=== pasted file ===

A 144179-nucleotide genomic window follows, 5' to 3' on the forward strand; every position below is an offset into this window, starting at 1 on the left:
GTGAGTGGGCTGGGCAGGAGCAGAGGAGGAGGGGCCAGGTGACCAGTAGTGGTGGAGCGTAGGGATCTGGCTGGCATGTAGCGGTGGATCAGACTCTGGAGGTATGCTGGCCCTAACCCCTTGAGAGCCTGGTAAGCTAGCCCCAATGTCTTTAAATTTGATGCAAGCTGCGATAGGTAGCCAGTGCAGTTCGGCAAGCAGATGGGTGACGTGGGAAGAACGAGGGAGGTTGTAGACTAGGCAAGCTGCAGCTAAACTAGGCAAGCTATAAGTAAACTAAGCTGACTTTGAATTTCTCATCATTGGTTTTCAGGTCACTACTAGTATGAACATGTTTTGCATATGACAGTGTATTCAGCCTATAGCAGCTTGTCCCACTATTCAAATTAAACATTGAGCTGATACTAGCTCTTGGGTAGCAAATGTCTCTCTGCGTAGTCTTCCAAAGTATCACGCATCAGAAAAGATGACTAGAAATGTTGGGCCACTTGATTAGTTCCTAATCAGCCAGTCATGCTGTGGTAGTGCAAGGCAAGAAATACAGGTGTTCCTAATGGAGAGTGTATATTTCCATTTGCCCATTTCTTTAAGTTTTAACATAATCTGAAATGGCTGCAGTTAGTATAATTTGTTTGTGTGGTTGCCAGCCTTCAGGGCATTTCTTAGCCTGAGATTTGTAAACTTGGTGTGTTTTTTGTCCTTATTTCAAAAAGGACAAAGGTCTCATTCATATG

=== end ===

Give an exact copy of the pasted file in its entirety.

A 144179-nucleotide genomic window follows, 5' to 3' on the forward strand; every position below is an offset into this window, starting at 1 on the left:
GTGAGTGGGCTGGGCAGGAGCAGAGGAGGAGGGGCCAGGTGACCAGTAGTGGTGGAGCGTAGGGATCTGGCTGGCATGTAGCGGTGGATCAGACTCTGGAGGTATGCTGGCCCTAACCCCTTGAGAGCCTGGTAAGCTAGCCCCAATGTCTTTAAATTTGATGCAAGCTGCGATAGGTAGCCAGTGCAGTTCGGCAAGCAGATGGGTGACGTGGGAAGAACGAGGGAGGTTGTAGACTAGGCAAGCTGCAGCTAAACTAGGCAAGCTATAAGTAAACTAAGCTGACTTTGAATTTCTCATCATTGGTTTTCAGGTCACTACTAGTATGAACATGTTTTGCATATGACAGTGTATTCAGCCTATAGCAGCTTGTCCCACTATTCAAATTAAACATTGAGCTGATACTAGCTCTTGGGTAGCAAATGTCTCTCTGCGTAGTCTTCCAAAGTATCACGCATCAGAAAAGATGACTAGAAATGTTGGGCCACTTGATTAGTTCCTAATCAGCCAGTCATGCTGTGGTAGTGCAAGGCAAGAAATACAGGTGTTCCTAATGGAGAGTGTATATTTCCATTTGCCCATTTCTTTAAGTTTTAACATAATCTGAAATGGCTGCAGTTAGTATAATTTGTTTGTGTGGTTGCCAGCCTTCAGGGCATTTCTTAGCCTGAGATTTGTAAACTTGGTGTGTTTTTTGTCCTTATTTCAAAAAGGACAAAGGTCTCATTCATATG